Subtitle: My personal chronicle
Mid-February 2021. My first encounter with the virus. Right after I had received the first of two vaccine doses. My symptoms were mild. My self-quarantine and social isolation, 10 days.
Since then, I’ve had a second vaccine dose and two boosters, and I’ve adhered to the protocols for sanitation and safety.
Still, I didn’t assume that I couldn’t be infected again. I did think that any subsequent infection would prove less severe.
For the past two weeks, the coronavirus and I have been reacquainted. My symptoms, harsher than the first go-round. (And I’ve been reminded that “positive” isn’t a favorable testing outcome.)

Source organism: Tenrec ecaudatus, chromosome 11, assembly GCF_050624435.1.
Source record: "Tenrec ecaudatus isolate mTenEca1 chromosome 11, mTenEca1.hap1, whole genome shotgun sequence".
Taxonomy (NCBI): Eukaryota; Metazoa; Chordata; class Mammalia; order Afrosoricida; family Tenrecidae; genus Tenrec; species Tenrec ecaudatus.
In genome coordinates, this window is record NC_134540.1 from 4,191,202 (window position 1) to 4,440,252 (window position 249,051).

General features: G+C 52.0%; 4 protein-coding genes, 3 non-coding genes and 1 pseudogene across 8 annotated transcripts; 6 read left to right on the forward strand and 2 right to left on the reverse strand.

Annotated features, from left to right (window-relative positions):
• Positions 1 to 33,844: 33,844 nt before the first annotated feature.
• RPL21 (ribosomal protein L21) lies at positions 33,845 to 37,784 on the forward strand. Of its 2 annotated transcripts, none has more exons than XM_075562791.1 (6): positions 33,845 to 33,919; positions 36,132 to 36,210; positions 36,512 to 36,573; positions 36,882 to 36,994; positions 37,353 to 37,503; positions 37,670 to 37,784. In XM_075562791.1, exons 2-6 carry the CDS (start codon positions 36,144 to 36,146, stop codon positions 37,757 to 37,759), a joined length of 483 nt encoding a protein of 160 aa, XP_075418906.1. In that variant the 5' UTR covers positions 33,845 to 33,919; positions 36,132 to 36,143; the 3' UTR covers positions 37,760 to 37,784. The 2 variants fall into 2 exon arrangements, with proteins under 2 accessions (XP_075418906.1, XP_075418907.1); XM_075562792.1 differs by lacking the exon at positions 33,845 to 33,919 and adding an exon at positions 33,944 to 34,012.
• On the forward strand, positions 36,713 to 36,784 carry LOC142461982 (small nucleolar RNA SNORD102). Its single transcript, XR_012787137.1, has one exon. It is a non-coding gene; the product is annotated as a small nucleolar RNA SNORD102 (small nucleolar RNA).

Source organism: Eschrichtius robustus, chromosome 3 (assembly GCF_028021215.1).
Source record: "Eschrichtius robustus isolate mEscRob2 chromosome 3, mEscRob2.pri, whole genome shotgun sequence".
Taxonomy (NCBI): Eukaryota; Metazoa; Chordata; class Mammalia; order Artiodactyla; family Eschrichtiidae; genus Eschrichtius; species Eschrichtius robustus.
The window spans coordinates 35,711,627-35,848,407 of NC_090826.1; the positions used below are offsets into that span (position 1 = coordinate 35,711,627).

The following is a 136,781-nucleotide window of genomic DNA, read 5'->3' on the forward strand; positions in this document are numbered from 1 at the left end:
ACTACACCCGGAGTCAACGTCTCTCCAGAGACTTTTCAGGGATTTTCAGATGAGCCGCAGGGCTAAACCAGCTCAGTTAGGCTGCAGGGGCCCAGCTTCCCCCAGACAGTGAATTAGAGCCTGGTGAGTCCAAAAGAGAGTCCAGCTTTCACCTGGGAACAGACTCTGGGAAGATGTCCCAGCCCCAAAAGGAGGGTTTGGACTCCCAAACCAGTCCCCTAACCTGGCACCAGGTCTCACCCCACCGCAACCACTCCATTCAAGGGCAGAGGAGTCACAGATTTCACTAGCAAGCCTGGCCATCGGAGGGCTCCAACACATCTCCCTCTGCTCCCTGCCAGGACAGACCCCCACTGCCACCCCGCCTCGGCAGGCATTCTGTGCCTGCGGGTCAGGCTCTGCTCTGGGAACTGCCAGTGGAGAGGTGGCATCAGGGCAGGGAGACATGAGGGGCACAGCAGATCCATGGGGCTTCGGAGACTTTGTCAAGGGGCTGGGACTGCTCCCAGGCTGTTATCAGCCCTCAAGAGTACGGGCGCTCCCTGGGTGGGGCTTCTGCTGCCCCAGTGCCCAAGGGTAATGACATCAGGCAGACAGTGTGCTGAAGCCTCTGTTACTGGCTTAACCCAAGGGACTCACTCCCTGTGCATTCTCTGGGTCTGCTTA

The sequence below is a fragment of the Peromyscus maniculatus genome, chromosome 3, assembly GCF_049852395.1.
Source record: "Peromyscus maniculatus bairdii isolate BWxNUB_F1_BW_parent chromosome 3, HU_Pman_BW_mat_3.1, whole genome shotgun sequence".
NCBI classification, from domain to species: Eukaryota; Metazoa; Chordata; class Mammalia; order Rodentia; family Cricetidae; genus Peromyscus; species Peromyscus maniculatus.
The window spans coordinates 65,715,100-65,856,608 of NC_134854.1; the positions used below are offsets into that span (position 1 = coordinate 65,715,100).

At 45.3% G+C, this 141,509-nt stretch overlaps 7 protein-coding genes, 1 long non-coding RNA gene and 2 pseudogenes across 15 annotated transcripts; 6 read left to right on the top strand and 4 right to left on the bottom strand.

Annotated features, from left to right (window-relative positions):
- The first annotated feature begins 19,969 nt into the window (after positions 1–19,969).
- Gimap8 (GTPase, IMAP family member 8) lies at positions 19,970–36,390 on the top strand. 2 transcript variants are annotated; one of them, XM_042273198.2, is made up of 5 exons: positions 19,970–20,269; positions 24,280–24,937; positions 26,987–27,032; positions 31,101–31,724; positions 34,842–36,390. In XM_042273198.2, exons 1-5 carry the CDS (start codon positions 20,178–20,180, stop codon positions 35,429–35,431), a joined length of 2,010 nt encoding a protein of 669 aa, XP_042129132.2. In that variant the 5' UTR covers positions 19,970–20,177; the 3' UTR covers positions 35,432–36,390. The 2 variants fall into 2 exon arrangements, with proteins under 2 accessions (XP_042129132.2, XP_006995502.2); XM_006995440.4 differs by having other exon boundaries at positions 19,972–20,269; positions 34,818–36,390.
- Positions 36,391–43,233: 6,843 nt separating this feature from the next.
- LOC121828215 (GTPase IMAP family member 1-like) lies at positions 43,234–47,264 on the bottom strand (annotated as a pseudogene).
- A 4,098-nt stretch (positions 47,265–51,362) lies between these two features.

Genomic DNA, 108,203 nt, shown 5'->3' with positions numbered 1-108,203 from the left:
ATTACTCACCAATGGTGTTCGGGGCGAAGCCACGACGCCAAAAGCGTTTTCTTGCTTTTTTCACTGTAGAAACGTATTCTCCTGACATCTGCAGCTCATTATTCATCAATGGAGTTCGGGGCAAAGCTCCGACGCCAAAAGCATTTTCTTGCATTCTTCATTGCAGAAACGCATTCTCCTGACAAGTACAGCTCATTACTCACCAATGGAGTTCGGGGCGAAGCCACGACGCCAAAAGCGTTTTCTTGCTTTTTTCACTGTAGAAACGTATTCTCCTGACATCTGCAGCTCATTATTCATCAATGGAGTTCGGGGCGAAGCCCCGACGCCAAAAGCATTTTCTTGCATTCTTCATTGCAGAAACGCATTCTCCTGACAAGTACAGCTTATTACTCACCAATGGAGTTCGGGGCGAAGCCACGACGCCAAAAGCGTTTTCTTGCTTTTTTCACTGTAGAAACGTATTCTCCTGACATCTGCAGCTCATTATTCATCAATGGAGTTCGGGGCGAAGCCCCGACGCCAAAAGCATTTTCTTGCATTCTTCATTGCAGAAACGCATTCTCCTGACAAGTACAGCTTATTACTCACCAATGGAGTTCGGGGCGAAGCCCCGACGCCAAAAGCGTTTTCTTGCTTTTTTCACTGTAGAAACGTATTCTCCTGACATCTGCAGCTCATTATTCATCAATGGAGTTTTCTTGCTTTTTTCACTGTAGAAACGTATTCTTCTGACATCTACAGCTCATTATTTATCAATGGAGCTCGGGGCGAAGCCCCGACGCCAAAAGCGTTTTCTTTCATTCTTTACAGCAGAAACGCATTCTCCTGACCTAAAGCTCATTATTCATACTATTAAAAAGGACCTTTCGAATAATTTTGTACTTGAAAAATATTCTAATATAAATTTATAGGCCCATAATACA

Nevertheless, with reasonable expectation that I again will be well, my mind and heart and my prayers have been occupied with others.
In a recent sermon, I said, “I never compare my experience with yours. Especially when your circumstances appear worse than mine. For when I do that, I tend to dismiss my concerns as unimportant. Therefore, I ignore that inner, whispering voice of conscience that reminds me of who I am and what matters to me.”
On second thought (or, as I oft say, if I didn’t rethink what I thought, I wouldn’t do much thinking at all), for these past two weeks, I’ve contemplated little else than others, whether known or strangers to me, whose life’s situations are more difficult than mine. Thus, I have cared and prayed more for them; their relief from worry, their release from woe.
When I am well, may I not forget what it is to be who I am meant to be: always, a person for others.
© 2022 PRA
 From the sermon, The Sound of Silence, June 19, 2022